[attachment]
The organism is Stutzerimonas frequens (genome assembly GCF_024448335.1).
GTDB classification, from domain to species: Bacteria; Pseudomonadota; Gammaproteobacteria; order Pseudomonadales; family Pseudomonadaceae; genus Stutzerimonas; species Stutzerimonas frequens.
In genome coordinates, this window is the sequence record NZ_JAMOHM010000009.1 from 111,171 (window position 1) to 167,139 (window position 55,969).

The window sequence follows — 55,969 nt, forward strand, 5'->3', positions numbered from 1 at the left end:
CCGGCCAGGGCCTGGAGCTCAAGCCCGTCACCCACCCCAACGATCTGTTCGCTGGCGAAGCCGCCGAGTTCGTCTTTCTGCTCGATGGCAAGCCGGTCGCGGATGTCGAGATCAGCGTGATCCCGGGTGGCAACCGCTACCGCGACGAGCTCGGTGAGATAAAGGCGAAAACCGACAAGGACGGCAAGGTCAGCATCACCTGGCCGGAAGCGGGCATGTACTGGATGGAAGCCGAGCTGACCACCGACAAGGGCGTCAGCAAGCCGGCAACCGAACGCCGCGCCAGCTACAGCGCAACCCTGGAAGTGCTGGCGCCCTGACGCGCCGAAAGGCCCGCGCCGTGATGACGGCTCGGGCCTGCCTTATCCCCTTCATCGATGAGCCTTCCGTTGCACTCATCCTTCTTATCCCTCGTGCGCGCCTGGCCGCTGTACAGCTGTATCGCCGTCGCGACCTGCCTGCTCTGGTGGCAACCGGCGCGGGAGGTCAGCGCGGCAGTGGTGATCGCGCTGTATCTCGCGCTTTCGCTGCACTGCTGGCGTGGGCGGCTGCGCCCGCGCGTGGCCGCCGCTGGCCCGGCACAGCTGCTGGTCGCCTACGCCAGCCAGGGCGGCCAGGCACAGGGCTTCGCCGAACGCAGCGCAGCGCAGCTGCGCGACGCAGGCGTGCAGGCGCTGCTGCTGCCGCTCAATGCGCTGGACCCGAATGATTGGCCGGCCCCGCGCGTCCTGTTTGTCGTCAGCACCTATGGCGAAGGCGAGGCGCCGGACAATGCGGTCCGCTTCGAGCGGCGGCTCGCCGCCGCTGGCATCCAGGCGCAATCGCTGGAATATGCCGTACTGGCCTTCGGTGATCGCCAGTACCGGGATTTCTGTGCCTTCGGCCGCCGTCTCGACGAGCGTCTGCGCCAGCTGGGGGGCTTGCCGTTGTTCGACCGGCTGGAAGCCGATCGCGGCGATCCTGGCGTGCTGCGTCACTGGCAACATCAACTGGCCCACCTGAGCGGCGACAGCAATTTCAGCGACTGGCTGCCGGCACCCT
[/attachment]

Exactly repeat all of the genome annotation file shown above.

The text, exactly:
The organism is Stutzerimonas frequens (genome assembly GCF_024448335.1).
GTDB classification, from domain to species: Bacteria; Pseudomonadota; Gammaproteobacteria; order Pseudomonadales; family Pseudomonadaceae; genus Stutzerimonas; species Stutzerimonas frequens.
In genome coordinates, this window is the sequence record NZ_JAMOHM010000009.1 from 111,171 (window position 1) to 167,139 (window position 55,969).

The window sequence follows — 55,969 nt, forward strand, 5'->3', positions numbered from 1 at the left end:
CCGGCCAGGGCCTGGAGCTCAAGCCCGTCACCCACCCCAACGATCTGTTCGCTGGCGAAGCCGCCGAGTTCGTCTTTCTGCTCGATGGCAAGCCGGTCGCGGATGTCGAGATCAGCGTGATCCCGGGTGGCAACCGCTACCGCGACGAGCTCGGTGAGATAAAGGCGAAAACCGACAAGGACGGCAAGGTCAGCATCACCTGGCCGGAAGCGGGCATGTACTGGATGGAAGCCGAGCTGACCACCGACAAGGGCGTCAGCAAGCCGGCAACCGAACGCCGCGCCAGCTACAGCGCAACCCTGGAAGTGCTGGCGCCCTGACGCGCCGAAAGGCCCGCGCCGTGATGACGGCTCGGGCCTGCCTTATCCCCTTCATCGATGAGCCTTCCGTTGCACTCATCCTTCTTATCCCTCGTGCGCGCCTGGCCGCTGTACAGCTGTATCGCCGTCGCGACCTGCCTGCTCTGGTGGCAACCGGCGCGGGAGGTCAGCGCGGCAGTGGTGATCGCGCTGTATCTCGCGCTTTCGCTGCACTGCTGGCGTGGGCGGCTGCGCCCGCGCGTGGCCGCCGCTGGCCCGGCACAGCTGCTGGTCGCCTACGCCAGCCAGGGCGGCCAGGCACAGGGCTTCGCCGAACGCAGCGCAGCGCAGCTGCGCGACGCAGGCGTGCAGGCGCTGCTGCTGCCGCTCAATGCGCTGGACCCGAATGATTGGCCGGCCCCGCGCGTCCTGTTTGTCGTCAGCACCTATGGCGAAGGCGAGGCGCCGGACAATGCGGTCCGCTTCGAGCGGCGGCTCGCCGCCGCTGGCATCCAGGCGCAATCGCTGGAATATGCCGTACTGGCCTTCGGTGATCGCCAGTACCGGGATTTCTGTGCCTTCGGCCGCCGTCTCGACGAGCGTCTGCGCCAGCTGGGGGGCTTGCCGTTGTTCGACCGGCTGGAAGCCGATCGCGGCGATCCTGGCGTGCTGCGTCACTGGCAACATCAACTGGCCCACCTGAGCGGCGACAGCAATTTCAGCGACTGGCTGCCGGCACCCT